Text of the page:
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The Effects of Mirtazapine on Plasma Lipid Profiles in Healthy Subjects

J Clin Psychiatry 2003;64:883-889

Background: The novel antidepressant mirtazapine has been linked to elevated random plasma total cholesterol (TC) levels. The purpose of this study was to evaluate in a more controlled and precise approach the putative effects of mirtazapine on plasma lipids.

Method: In a double-blind design, 50 healthy subjects (30 women and 20 men) were randomized to receive either mirtazapine (N = 28) or placebo (N = 22) for a 4-week period. The study was conducted from June 1997 to September 1998. The initial dose for the mirtazapine group was 15 mg daily, which was increased to 30 mg daily at the beginning of the second week. Body weight and plasma lipoprotein profiles, including TC, low-density lipoproteins (LDL), high-density lipoproteins (HDL), and triglycerides, were determined at baseline and at weekly intervals throughout the study period.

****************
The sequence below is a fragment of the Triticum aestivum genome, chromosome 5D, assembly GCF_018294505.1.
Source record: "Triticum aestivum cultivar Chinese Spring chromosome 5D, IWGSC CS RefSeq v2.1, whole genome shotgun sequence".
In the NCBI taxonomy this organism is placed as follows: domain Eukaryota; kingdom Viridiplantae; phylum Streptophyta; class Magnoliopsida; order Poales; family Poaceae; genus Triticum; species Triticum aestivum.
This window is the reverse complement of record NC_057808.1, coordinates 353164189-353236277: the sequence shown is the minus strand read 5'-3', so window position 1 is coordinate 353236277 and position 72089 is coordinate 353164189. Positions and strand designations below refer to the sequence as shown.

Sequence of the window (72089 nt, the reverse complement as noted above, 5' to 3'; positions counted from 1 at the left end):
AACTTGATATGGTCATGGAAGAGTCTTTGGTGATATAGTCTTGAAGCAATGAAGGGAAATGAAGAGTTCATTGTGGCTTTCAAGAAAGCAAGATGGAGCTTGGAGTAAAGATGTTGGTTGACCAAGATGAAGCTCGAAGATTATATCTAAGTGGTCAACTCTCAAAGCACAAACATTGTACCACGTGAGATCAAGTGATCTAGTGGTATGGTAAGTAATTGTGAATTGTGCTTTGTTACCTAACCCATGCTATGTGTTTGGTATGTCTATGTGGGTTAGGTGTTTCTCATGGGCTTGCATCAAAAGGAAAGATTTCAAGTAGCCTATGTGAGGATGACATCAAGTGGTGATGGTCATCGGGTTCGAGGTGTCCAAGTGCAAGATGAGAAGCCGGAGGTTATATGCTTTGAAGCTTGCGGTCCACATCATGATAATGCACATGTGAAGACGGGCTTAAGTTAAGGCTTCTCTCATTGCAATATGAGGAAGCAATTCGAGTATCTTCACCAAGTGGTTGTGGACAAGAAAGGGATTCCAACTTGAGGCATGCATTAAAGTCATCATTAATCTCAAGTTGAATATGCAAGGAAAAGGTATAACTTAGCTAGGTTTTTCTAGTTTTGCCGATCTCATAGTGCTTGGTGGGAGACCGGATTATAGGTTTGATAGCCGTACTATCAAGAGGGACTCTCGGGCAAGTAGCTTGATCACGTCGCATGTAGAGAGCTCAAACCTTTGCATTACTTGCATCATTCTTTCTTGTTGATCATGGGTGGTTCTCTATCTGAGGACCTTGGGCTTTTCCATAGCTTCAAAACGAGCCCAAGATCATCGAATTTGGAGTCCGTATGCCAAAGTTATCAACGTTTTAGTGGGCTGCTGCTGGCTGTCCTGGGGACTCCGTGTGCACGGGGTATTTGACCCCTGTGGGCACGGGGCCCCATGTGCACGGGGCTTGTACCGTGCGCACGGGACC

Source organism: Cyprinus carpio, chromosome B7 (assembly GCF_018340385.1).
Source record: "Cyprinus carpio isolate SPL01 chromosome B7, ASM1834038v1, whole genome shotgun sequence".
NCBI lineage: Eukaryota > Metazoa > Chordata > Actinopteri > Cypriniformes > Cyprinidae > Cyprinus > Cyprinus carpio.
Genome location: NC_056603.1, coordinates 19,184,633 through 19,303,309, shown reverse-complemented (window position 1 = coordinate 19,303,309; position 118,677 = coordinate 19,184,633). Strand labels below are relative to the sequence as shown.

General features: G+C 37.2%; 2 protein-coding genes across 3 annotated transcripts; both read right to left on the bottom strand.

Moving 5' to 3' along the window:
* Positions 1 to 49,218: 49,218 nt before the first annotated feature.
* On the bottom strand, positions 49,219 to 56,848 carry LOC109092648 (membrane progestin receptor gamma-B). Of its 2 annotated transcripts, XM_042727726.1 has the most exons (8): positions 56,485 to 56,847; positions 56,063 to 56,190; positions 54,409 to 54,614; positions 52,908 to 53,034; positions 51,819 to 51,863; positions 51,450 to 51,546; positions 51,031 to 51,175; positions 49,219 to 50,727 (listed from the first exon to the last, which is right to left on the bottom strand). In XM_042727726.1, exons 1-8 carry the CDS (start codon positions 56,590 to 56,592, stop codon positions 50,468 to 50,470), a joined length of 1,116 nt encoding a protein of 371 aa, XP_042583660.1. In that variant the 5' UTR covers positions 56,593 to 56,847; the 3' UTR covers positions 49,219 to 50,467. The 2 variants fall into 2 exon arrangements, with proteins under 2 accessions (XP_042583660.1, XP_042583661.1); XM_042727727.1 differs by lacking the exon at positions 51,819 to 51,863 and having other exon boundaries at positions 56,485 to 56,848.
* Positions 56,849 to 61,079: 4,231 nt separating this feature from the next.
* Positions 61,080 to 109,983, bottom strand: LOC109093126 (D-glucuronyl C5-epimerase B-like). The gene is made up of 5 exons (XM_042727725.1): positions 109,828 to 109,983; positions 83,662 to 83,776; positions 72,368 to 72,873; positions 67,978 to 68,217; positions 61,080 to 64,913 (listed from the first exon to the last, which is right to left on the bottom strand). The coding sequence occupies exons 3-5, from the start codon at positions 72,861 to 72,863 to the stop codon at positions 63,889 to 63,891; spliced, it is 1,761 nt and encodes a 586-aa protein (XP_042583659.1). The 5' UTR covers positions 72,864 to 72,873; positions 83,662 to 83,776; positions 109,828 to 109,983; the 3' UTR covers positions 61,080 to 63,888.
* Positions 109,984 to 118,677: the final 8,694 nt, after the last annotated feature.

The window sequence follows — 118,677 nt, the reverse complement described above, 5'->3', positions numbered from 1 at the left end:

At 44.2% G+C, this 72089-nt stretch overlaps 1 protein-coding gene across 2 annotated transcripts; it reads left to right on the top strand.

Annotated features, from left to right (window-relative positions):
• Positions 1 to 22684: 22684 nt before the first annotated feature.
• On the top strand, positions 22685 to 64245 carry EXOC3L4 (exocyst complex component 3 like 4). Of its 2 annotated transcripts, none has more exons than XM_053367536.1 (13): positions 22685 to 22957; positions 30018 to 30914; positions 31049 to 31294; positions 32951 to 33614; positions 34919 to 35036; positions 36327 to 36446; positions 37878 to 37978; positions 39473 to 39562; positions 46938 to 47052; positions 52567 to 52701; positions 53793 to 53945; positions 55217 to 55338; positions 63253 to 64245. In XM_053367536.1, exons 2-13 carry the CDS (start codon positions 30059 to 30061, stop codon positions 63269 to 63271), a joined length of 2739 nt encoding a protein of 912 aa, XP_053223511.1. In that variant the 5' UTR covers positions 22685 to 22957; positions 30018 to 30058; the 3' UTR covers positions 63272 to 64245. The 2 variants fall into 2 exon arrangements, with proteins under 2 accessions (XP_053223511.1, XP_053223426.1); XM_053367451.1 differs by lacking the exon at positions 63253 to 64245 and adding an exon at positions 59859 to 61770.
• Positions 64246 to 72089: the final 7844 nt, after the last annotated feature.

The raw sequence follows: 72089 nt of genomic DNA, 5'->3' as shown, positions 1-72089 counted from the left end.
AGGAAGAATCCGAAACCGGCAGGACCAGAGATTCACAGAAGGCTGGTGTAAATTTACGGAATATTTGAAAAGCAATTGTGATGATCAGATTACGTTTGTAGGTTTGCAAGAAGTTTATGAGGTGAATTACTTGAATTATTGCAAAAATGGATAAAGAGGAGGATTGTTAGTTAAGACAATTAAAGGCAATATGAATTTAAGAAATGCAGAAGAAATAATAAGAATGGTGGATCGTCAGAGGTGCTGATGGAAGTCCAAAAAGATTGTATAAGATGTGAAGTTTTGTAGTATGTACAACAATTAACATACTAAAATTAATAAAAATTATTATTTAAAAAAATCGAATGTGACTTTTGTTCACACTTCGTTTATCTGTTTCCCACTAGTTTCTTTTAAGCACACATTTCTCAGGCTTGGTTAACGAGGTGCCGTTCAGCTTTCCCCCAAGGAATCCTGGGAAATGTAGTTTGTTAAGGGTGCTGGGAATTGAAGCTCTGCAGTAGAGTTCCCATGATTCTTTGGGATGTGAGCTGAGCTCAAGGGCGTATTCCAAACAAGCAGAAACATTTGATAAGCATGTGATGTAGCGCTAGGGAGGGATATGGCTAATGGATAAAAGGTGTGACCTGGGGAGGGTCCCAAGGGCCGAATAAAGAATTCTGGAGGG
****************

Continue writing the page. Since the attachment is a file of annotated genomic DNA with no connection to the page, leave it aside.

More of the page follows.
Results: At baseline, there were no group differences in any of the measures. There was a statistically significant increase of 2.5% in mean body weight over the course of the study in the mirtazapine group that appeared to reach a plateau at 3 weeks, while no increase was observed in the placebo group. Mirtazapine subjects also showed significantly increased TC at week 4 (p = .016) and a transient rise in triglycerides that normalized by week 4. No significant changes in any of the other lipid parameters, including HDL, LDL, and TC/HDL ratios, were observed within either group. Changes in TC were significantly and positively correlated with changes in weight (p < .01).

Conclusion: These results suggest that while mirtazapine may be associated with increased TC, it does not increase LDL levels or affect the ratio of TC to HDL.